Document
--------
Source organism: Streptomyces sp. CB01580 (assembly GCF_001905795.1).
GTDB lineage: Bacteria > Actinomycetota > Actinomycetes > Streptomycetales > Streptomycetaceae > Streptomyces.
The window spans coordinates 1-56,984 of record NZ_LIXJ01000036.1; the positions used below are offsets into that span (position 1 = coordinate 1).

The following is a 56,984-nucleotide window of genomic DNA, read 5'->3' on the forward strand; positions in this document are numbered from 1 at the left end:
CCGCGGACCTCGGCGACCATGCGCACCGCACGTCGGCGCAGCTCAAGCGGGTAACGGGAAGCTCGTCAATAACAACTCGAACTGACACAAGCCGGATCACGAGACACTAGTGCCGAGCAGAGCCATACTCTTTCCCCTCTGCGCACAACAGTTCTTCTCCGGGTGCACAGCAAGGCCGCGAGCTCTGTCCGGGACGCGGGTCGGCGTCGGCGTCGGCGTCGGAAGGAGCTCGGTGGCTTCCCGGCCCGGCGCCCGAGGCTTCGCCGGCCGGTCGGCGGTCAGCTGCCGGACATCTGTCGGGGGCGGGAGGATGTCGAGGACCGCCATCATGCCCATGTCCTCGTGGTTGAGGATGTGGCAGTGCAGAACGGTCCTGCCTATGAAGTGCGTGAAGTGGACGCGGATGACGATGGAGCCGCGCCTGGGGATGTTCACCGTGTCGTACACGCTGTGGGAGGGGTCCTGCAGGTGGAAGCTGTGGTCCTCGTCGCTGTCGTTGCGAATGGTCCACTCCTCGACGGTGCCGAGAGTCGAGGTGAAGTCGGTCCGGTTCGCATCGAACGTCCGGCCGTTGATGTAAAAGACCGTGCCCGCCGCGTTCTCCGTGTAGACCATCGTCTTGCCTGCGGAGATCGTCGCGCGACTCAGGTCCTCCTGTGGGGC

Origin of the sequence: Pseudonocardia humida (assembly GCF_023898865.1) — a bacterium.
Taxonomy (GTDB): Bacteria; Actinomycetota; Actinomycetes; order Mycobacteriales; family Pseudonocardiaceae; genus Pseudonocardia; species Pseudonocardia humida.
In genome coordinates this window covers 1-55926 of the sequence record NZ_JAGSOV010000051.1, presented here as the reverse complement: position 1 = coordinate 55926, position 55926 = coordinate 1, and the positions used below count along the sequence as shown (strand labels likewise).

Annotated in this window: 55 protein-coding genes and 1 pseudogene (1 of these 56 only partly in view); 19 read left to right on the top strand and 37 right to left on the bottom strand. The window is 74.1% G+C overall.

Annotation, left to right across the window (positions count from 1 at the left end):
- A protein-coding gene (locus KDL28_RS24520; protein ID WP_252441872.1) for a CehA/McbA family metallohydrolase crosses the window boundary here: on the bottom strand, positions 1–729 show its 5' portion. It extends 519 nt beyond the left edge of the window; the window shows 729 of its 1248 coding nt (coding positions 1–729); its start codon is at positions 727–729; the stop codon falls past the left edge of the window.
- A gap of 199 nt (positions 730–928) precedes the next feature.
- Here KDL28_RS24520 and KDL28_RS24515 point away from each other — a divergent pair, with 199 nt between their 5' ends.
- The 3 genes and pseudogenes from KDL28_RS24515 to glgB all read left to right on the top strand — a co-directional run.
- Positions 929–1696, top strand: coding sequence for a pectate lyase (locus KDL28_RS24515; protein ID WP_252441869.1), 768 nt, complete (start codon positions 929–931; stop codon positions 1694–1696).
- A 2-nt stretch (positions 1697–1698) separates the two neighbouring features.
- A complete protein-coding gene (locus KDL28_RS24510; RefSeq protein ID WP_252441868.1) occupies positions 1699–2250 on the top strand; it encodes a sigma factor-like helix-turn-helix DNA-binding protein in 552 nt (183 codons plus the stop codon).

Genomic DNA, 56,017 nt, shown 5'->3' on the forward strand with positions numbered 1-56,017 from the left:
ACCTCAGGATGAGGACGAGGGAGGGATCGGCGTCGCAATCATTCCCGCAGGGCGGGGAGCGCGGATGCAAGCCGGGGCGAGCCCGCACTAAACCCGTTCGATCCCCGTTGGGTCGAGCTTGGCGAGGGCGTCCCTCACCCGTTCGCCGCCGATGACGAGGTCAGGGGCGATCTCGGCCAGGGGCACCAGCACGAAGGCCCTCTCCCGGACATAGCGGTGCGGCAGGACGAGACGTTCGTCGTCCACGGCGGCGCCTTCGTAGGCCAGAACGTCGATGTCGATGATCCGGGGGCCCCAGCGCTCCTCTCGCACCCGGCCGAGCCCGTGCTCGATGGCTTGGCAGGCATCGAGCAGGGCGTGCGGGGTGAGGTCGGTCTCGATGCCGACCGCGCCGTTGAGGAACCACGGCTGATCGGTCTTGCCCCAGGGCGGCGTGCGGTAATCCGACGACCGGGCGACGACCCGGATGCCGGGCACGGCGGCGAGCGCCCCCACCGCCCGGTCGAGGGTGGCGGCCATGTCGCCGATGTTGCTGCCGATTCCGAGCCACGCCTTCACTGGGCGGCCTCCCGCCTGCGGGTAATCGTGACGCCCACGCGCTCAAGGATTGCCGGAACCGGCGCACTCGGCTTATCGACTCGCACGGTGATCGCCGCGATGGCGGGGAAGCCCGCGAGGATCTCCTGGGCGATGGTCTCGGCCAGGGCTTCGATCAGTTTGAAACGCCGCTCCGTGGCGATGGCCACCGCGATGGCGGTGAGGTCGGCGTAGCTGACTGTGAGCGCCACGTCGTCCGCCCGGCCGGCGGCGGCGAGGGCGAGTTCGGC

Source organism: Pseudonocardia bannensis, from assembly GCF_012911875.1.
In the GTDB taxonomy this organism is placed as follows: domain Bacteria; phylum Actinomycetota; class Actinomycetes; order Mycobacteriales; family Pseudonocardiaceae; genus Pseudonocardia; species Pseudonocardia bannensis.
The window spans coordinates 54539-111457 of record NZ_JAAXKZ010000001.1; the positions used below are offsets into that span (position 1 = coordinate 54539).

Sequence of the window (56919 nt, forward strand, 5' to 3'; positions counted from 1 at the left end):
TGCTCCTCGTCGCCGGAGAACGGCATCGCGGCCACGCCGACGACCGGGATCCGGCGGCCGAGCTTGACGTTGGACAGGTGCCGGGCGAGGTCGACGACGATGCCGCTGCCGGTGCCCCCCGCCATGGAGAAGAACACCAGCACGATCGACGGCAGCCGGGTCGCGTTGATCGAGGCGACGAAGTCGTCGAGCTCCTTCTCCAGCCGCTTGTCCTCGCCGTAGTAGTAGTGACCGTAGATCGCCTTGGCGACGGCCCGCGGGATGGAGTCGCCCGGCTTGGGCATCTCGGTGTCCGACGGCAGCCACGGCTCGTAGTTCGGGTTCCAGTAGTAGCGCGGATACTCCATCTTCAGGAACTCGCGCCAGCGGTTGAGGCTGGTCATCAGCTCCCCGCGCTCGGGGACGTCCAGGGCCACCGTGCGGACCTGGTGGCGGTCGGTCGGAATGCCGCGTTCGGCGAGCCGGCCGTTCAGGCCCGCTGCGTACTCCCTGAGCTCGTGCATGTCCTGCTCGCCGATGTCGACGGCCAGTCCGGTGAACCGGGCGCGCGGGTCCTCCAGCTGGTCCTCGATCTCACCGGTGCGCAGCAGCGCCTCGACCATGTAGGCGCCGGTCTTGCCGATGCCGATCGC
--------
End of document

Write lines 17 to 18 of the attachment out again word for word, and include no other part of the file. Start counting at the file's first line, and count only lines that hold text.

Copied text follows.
- A complete protein-coding gene (locus KDL28_RS24510; RefSeq protein ID WP_252441868.1) occupies positions 1699–2250 on the top strand; it encodes a sigma factor-like helix-turn-helix DNA-binding protein in 552 nt (183 codons plus the stop codon).

Genomic DNA, 56,017 nt, shown 5'->3' on the forward strand with positions numbered 1-56,017 from the left: